The Real Dave Razowsky

“That just happened.” Which means accepting the reality of the moment in a place of non-judgment. The Amazon slammed him to the ground and his foot was broken. Your scene partner just came in and responded to your offer. The election did not turn out the way I had fervently hoped. Now what? 

First, the improv guideposts of Non-Judgment, Agreement, and Acceptance help us practice accepting the present reality as it is rather than how we wish it would be. No amount of denial, bargaining, chest-beating would unbreak the foot, change the offer, alter the election. It happened.

Personally, I can’t always jump straight to “That just happened.” Because I am a paint-still-drying, evolving human, I find that I often have to go through a state of negative emotion before I can get to accepting the shit sandwich of reality. (Yes, “shit sandwich” is a judgment. See? “The just happened” is a practice. Sometimes, I get there. Sometimes I don’t.) Usually, I have to feel sad/mad/disappointment/grief for a proportional period of time before I can claw my way to the judgment-free acceptance of “That just happened.” Still, I can use this parable as an intention to move towards because accepting the reality of the moment is necessary in order to find the most ease and joy of reality.

Once acceptance happens, we can move forward. That’s the next step: Given the reality of what just happened, how can we now move forward together?

I don’t have to deny that I’m unhappy about the current reality, but improvisation demands us to accept it and move forward together. Inspired by a Del Close quote, I describe the act of building a scene with this full-hearted acceptance as being like building a life raft together while we’re in it.

“A Harold is like building a 747 in mid-flight.” – Del Close

My litmus test of Agreement is “Does this offer add to our life raft?” If it does, great. If not, that move probably wasn’t an act of agreement and wasn’t helpful in moving us forward together. Ideally, we’re in a scene together constantly adding little pieces to our life raft as we glide easefully down the stream. If all goes well, by the time we leave the stage, the ground under us is solid, steady, and leak-free. 

Applying this offstage, when we find ourselves in the clusterfuck of life, we may find it most helpful to get to a place of non-judgment acceptance – That just happened – where we cease resisting reality, so we can then figure out how we can move forward together. How can we build a life raft together with the maximum joy and ease? That means, I can’t argue with my  “scene partners” in life about what they’re bringing to the moment. I have to figure out how I can build onto what they’re bringing to the moment so hopefully we don’t all die in a fiery blaze of shitfire.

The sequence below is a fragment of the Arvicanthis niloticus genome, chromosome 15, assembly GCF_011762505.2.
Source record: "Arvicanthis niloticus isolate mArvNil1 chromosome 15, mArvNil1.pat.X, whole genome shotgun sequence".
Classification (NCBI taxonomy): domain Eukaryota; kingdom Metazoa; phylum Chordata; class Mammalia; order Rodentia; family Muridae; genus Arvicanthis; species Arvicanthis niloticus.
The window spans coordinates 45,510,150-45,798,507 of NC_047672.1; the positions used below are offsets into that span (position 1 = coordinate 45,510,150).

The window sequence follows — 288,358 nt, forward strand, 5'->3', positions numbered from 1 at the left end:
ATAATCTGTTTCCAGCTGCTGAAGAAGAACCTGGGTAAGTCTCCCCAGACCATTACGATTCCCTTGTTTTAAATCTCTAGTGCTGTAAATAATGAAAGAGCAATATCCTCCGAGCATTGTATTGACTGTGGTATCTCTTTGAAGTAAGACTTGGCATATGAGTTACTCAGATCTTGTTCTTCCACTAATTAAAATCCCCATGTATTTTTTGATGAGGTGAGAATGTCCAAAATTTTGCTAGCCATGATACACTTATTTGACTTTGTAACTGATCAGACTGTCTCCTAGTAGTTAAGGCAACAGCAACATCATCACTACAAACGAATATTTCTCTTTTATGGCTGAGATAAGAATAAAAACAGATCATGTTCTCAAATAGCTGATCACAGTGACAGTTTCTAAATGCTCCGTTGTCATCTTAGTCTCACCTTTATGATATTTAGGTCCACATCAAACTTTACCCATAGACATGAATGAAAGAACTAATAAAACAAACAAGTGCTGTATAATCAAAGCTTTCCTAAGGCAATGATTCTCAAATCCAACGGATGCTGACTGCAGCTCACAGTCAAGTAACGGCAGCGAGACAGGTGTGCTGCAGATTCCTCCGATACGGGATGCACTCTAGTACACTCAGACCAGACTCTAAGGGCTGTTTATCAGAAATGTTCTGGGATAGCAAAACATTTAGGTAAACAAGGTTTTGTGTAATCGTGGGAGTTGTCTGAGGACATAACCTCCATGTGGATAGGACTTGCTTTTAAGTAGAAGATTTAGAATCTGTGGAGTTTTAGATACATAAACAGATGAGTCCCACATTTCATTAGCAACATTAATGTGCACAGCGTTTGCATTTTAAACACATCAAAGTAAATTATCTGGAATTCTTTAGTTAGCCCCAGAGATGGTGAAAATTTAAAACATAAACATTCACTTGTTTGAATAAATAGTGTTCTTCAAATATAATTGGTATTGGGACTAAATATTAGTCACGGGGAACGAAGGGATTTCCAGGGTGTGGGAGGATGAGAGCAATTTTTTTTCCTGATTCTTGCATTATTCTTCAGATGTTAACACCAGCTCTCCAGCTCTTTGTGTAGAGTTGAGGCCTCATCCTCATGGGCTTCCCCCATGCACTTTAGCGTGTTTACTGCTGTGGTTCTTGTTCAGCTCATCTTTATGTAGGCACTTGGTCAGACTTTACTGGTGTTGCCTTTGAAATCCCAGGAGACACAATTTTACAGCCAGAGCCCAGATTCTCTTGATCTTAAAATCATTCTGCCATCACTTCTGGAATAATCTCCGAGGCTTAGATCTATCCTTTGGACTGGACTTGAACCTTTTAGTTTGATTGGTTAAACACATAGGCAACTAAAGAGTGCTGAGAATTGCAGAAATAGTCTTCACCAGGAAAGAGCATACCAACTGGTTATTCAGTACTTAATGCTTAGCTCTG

That just happened.

Now how can we move forward together?

“When it is obvious that the goals cannot be reached, don't adjust the goals. Adjust the action steps.”- Confucius

I don’t claim to yet have the answer for you, but I hope you find it useful to ask the question. Then pay attention like a ninja-detective, so you don’t miss the next step when it appears.

* * *

If you are interested in exploring some 
more Zen of Improv pieces, 
you might enjoy reading a bit more about this topic in


Pam Victor is an improv comedian, author, teacher, consultant, and nice person. She is the founder and Head of Happiness of Happier Valley Comedy, the heart of improv in Western Mass, where Pam teaches The Zen of Improv to the best students in the world as well as bringing the power of improvisation to the workplace in her "Through Laughter" program.  TJ Jagodowski,  David Pasquesi, and Pam are the co-authors of "Improvisation at the Speed of Life: The TJ and Dave Book."   She lives online at

Unless you're a meanie, Pam would probably like you.

1 comment:

  1. Great insight. I'm going to share this with our actors and students. I frequently see actors become mired in a funk, after a "bad" practice. My reaction is, "Well...that was a thing." And, then I have to remind them that weak scenes/practices/etc are when growth and learning can happen. One whole class of our Level 100 Improv Course is dedicated to the concepts of Non-judgement, Acceptance, and Mindfulness. A lot of students tell me that it's "easier said than done." Undoubtedly. Aren't we all just "paint-still-drying, evolving" humans?